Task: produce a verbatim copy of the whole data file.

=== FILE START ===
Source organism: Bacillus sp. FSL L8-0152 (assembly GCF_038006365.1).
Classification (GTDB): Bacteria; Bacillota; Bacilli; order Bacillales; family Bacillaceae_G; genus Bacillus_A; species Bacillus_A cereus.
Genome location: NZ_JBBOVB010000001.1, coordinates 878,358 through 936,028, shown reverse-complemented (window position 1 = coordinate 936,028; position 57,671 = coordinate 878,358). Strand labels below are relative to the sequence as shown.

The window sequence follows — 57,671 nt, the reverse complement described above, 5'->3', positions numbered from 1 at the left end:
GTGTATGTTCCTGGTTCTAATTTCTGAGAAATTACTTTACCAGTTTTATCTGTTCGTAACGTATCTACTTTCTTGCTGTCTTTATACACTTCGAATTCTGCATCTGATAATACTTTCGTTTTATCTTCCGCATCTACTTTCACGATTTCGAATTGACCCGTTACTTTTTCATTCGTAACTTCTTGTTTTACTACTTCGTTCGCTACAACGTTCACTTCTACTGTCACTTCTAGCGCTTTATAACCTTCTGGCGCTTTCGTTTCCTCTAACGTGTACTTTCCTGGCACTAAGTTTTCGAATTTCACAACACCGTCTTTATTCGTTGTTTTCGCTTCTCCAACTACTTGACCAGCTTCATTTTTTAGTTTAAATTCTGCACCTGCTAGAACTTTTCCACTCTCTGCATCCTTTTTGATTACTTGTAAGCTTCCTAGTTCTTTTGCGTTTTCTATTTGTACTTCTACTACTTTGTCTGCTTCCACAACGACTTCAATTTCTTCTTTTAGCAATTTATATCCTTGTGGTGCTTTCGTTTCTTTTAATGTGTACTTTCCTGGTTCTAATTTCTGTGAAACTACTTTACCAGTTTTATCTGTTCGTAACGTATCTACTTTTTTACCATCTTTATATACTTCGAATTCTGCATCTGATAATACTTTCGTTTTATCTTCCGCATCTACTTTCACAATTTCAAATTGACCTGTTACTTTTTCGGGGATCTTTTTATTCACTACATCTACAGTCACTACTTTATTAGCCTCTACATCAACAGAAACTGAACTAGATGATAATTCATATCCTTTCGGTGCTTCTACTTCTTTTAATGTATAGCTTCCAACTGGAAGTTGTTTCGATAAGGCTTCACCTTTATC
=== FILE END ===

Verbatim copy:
Source organism: Bacillus sp. FSL L8-0152 (assembly GCF_038006365.1).
Classification (GTDB): Bacteria; Bacillota; Bacilli; order Bacillales; family Bacillaceae_G; genus Bacillus_A; species Bacillus_A cereus.
Genome location: NZ_JBBOVB010000001.1, coordinates 878,358 through 936,028, shown reverse-complemented (window position 1 = coordinate 936,028; position 57,671 = coordinate 878,358). Strand labels below are relative to the sequence as shown.

The window sequence follows — 57,671 nt, the reverse complement described above, 5'->3', positions numbered from 1 at the left end:
GTGTATGTTCCTGGTTCTAATTTCTGAGAAATTACTTTACCAGTTTTATCTGTTCGTAACGTATCTACTTTCTTGCTGTCTTTATACACTTCGAATTCTGCATCTGATAATACTTTCGTTTTATCTTCCGCATCTACTTTCACGATTTCGAATTGACCCGTTACTTTTTCATTCGTAACTTCTTGTTTTACTACTTCGTTCGCTACAACGTTCACTTCTACTGTCACTTCTAGCGCTTTATAACCTTCTGGCGCTTTCGTTTCCTCTAACGTGTACTTTCCTGGCACTAAGTTTTCGAATTTCACAACACCGTCTTTATTCGTTGTTTTCGCTTCTCCAACTACTTGACCAGCTTCATTTTTTAGTTTAAATTCTGCACCTGCTAGAACTTTTCCACTCTCTGCATCCTTTTTGATTACTTGTAAGCTTCCTAGTTCTTTTGCGTTTTCTATTTGTACTTCTACTACTTTGTCTGCTTCCACAACGACTTCAATTTCTTCTTTTAGCAATTTATATCCTTGTGGTGCTTTCGTTTCTTTTAATGTGTACTTTCCTGGTTCTAATTTCTGTGAAACTACTTTACCAGTTTTATCTGTTCGTAACGTATCTACTTTTTTACCATCTTTATATACTTCGAATTCTGCATCTGATAATACTTTCGTTTTATCTTCCGCATCTACTTTCACAATTTCAAATTGACCTGTTACTTTTTCGGGGATCTTTTTATTCACTACATCTACAGTCACTACTTTATTAGCCTCTACATCAACAGAAACTGAACTAGATGATAATTCATATCCTTTCGGTGCTTCTACTTCTTTTAATGTATAGCTTCCAACTGGAAGTTGTTTCGATAAGGCTTCACCTTTATC